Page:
DigiPlex, a leading data center supplier, and Norway’s largest district heating supplier, Fortum Oslo Varme, have signed a letter of intent on the recovery of heat from DigiPlex’s data center at Ulven in Oslo. The agreement contributes to new district heating production corresponding to the energy needs of approximately 5,000 Oslo apartments.
A progressive data center industry must do what it can to reduce its environmental footprint. Data centers today account for two percent of the world’s annual CO2 emissions and three percent of power consumption. In Oslo, district heating is already sourced by renewable power. Owing to statutory phasing out of fossil energy sources for heating and urban development, demand for district heating is increasing. With Fortum Oslo Varme planning to increase heat production, the company has sought out sources of renewable energy that are suitable for production. Through planned increases in capacity at DigiPlex’ data center, the volume of recovered heat supplied to the district heating system will increase.
“Every time we go online, stream a TV series or use a cloud service, a process starts in a data center. We, as individuals, have a larger impact on climate change if these processes are initiated in a data center operated on non-renewable energy and more so from one where waste heat is released into the atmosphere,” says CEO of DigiPlex, Gisle M. Eckhoff.
“At DigiPlex, we are proud to reinforce our leading role in our industry regarding climate change, using renewable power and the waste heat from our data center at Ulven in Oslo to keep the citizens of Oslo warm. Digitization must move towards a greener world, and our cooperation with Fortum Oslo Varme is an important step in that direction. From autumn 2019, when end users in Norway browse the web, they will be indirectly contributing to the heating of apartments in Oslo,” continues Gisle M. Eckhoff.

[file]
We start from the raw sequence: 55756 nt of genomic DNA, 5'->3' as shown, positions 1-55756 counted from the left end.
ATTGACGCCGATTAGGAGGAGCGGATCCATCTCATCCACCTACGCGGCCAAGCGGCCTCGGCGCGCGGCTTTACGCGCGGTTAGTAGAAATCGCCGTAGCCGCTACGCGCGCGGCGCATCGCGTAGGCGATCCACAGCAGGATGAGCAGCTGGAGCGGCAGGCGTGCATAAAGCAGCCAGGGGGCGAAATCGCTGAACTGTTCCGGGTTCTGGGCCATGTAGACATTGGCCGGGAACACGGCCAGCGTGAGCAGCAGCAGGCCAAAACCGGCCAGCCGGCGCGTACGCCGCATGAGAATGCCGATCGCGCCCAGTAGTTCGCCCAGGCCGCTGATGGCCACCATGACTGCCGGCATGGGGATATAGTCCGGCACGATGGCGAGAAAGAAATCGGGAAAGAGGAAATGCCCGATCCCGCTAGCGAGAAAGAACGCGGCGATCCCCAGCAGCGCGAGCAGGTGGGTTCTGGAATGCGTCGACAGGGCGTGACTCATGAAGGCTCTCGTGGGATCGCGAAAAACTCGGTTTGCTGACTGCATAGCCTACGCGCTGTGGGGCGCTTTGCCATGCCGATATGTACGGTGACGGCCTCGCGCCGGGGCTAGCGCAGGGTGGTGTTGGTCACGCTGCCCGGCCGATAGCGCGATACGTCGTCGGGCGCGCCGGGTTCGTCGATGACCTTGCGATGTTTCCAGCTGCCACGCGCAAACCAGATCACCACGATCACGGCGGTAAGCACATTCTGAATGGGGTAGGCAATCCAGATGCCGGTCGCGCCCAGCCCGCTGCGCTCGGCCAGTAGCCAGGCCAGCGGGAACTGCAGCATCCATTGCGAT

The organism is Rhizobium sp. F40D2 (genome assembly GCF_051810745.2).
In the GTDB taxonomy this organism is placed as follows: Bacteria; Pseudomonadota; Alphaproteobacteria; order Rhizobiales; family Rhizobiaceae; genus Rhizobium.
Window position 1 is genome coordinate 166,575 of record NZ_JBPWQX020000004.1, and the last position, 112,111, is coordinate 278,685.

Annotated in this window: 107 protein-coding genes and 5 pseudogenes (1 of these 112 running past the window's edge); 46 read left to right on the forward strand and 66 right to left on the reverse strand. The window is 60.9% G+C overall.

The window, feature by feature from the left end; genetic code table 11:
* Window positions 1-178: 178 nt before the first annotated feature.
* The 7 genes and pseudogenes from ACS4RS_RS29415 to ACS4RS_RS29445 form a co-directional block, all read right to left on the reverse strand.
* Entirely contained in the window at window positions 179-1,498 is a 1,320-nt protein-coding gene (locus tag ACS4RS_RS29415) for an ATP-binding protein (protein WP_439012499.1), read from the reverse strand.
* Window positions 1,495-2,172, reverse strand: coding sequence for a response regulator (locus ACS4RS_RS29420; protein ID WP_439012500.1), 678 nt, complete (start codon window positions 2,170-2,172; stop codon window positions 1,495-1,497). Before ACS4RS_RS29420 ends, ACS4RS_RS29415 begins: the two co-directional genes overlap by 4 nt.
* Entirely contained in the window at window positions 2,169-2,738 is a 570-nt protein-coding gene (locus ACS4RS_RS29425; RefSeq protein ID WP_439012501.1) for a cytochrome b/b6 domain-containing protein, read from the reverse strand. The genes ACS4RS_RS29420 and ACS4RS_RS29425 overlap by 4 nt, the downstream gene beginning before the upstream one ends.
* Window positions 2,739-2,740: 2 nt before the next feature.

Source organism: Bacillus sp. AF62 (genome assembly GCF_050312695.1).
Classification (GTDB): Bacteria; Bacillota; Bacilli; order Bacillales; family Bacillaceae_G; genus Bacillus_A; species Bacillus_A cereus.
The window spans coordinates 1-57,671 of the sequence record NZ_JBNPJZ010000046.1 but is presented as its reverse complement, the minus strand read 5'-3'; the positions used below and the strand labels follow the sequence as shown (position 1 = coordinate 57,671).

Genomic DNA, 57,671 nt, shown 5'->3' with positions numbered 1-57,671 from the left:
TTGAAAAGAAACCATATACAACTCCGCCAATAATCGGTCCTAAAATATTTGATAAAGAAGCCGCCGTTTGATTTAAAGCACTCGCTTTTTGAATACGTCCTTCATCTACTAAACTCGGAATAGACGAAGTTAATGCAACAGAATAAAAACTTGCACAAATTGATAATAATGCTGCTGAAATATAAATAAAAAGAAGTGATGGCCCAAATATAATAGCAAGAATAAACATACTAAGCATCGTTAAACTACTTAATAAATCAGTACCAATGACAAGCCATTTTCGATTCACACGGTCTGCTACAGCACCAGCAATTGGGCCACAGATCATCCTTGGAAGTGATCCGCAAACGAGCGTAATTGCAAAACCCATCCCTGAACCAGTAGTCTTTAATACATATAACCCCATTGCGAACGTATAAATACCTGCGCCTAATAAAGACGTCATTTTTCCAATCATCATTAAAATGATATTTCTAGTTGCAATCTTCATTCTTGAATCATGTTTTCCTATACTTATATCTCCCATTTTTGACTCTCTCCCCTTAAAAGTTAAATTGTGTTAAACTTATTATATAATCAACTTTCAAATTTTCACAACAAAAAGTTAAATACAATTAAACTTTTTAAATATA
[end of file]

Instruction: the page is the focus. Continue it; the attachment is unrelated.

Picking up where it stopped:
“The district heating system operated by Fortum Oslo Varme is a 60-mile thermal energy distribution system in Oslo and is a great tool for moving energy from areas with excess to where energy is needed. We are very pleased to have signed this agreement with DigiPlex,” says Eirik F. Tandberg, Managing Director of Fortum Oslo Varme.
“This type of third party delivery into the district heating network benefits both the environment and the city’s population. Fortum Oslo Varme is already recovering energy from the sewage of Oslo, and by recovering the surplus heat from data centers, we further increase the share of recovered heat in our production and strengthen Oslo’s cycle-based energy system,” continues Tandberg.
District heating is, and will be in the future, an important part of the city’s infrastructure. District heating in Oslo covers approximately 20 percent of today’s city heat demand. With the increasing construction activity in Oslo and the ban on the use of fossil oil for heating, there will be an increased need for renewable sourcing in the years to come.
“By using resources already available, instead of letting them go to waste, we make district heating and energy use in buildings a part of the circular economy. Water-borne heating solutions in buildings are what makes this innovation possible,” Tandberg added.
Oslo Municipality reacts positively to the agreement
Norway is attractive for the establishment of data centers due to access to competitive green power and stable power grids.
“The City Government of Oslo welcomes this agreement. Fortum Oslo Varme will use the heat surplus from the data center to heat the population of Oslo via the district heating system. The cooperation between Fortum Oslo Varme and DigiPlex is therefore a good example of environmentally friendly industrial development”, says Kjetil Lund (A), Vice Mayor for Business Development and Public Ownership in Oslo. “We focus on the reuse of waste heat in all our Nordic markets. In addition to this agreement with Fortum Oslo Varme, we recently announced a heat reuse agreement in Sweden with the district heating company Stockholm Exergi, and in Denmark we also aim to support a sustainable society in similar ways,” concludes Eckhoff.